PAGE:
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J Hum Hypertens. 2019 Jan;33(1):10-21. doi: 10.1038/s41371-018-0108-4. Epub 2018 Sep 11.

Effect of L-citrulline supplementation on blood pressure: a systematic review and meta-analysis of randomized controlled trials.

Author information

1
Department of Clinical Nutrition, School of Nutrition and Food Sciences, Shiraz University of Medical Sciences, Shiraz, Iran.
2
Faculty of Health and Social Care, Edge Hill University, Ormskirk, Lancashire, UK.
3
Research Center for Biochemistry and Nutrition in Metabolic Diseases, Kashan University of Medical Sciences, Kashan, Iran. sjafarnejad@alumnus.tums.ac.ir.

Abstract

The objective of this study was to systematically investigate the efficacy of oral L-citrulline supplementation on systolic and diastolic blood pressure. Studies were identified by a search of electronic databases from inception to April 2018, and combined and stratified analyses were used. Fifteen trials were identified, and data from 424 participants were included. Pooled analysis showed significant reductions in systolic blood pressure by -7.54 mmHg (95% confidence interval (CI): -9.44, -5.63; P < 0.001, I2 = 14%) and diastolic blood pressure by -3.77 mmHg (95% CI: -5.67, -1.86, P < 0.001, I2 = 42%) following oral supplementation of L-citrulline or a watermelon extract. No changes were detected in controls. Significant heterogeneity (I2 = 42%, P = 0.04) was found for diastolic blood pressure, and subgroup analysis showed significant improvements in systolic and diastolic blood pressure, particularly for study durations: ≥6 weeks, lower doses: ≤4 g/day, and in participants with higher baseline values: ≥130/85 mmHg. In conclusion, L-citrulline improves systolic and diastolic blood pressure and may be more efficacious in pre-hypertensive and hypertensive populations.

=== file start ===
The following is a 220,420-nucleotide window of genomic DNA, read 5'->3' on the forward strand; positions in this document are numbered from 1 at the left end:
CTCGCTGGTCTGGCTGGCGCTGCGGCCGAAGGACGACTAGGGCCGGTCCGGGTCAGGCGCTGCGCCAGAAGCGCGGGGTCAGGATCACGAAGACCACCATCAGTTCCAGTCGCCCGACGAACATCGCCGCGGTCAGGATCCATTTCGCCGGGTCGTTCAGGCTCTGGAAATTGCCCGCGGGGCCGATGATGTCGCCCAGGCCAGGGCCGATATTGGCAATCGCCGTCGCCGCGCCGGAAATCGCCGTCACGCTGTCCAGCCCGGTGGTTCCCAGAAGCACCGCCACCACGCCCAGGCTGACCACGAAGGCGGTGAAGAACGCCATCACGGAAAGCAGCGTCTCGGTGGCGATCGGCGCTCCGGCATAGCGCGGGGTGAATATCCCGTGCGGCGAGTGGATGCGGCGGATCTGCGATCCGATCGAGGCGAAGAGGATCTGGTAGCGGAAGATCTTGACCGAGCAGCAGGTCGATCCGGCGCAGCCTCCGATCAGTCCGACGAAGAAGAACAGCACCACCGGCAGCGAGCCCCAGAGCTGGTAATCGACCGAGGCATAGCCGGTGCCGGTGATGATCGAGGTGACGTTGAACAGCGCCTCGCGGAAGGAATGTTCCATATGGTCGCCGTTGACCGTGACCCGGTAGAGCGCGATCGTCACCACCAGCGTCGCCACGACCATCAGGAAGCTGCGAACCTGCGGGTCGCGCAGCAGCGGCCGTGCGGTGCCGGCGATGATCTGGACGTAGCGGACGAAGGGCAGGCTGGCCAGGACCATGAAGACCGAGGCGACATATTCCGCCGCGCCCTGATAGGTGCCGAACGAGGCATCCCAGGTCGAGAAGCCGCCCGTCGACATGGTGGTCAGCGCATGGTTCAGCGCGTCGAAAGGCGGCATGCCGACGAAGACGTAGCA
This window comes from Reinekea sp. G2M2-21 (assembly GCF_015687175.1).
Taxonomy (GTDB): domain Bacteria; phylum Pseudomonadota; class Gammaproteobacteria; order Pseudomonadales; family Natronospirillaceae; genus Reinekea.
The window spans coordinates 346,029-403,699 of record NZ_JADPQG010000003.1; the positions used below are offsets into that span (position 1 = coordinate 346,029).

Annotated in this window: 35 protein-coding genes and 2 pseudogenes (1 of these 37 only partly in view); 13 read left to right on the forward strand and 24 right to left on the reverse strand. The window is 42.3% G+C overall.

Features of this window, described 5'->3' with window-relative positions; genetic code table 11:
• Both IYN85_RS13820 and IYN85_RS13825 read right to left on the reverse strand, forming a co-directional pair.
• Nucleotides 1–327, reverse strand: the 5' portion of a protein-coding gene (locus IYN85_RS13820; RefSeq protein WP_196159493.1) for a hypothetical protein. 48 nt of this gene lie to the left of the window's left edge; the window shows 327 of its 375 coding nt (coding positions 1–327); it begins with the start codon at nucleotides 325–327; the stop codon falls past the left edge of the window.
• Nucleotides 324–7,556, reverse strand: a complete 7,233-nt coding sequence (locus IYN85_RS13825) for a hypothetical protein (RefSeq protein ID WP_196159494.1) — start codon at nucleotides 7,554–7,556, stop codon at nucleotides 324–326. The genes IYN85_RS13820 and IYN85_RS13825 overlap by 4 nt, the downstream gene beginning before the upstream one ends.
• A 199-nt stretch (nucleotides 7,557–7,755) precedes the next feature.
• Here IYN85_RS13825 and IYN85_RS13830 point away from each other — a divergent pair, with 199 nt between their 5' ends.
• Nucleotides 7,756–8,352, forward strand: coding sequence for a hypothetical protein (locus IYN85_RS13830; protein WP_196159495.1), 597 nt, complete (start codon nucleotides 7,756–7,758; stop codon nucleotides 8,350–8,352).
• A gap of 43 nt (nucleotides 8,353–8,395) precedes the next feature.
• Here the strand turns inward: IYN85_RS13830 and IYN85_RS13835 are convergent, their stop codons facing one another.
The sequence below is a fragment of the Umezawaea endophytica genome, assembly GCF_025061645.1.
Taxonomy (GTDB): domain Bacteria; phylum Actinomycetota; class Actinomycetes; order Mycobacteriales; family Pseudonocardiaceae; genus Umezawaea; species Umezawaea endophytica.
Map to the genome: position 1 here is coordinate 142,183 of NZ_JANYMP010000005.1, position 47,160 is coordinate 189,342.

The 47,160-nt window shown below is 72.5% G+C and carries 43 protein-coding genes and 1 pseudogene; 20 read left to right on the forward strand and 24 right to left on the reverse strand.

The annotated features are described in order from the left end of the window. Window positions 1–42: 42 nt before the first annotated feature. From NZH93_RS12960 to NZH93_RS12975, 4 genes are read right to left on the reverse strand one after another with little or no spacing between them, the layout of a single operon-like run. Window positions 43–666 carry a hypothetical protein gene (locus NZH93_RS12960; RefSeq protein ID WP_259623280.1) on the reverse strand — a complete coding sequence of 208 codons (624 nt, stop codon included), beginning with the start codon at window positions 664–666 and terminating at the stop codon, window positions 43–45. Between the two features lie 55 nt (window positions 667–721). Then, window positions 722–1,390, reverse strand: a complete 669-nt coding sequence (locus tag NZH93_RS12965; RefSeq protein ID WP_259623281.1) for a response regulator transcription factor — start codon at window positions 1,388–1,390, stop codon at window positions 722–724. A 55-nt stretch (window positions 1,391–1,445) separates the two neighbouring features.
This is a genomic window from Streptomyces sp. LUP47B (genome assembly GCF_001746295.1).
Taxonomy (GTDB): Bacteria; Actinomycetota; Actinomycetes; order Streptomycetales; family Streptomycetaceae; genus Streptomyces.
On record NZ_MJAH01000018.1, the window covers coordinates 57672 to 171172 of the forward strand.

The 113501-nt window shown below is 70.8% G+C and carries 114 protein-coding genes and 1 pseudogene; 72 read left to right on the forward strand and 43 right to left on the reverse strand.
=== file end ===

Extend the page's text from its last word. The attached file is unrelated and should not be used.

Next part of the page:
PMID:
30206378
DOI:
10.1038/s41371-018-0108-4

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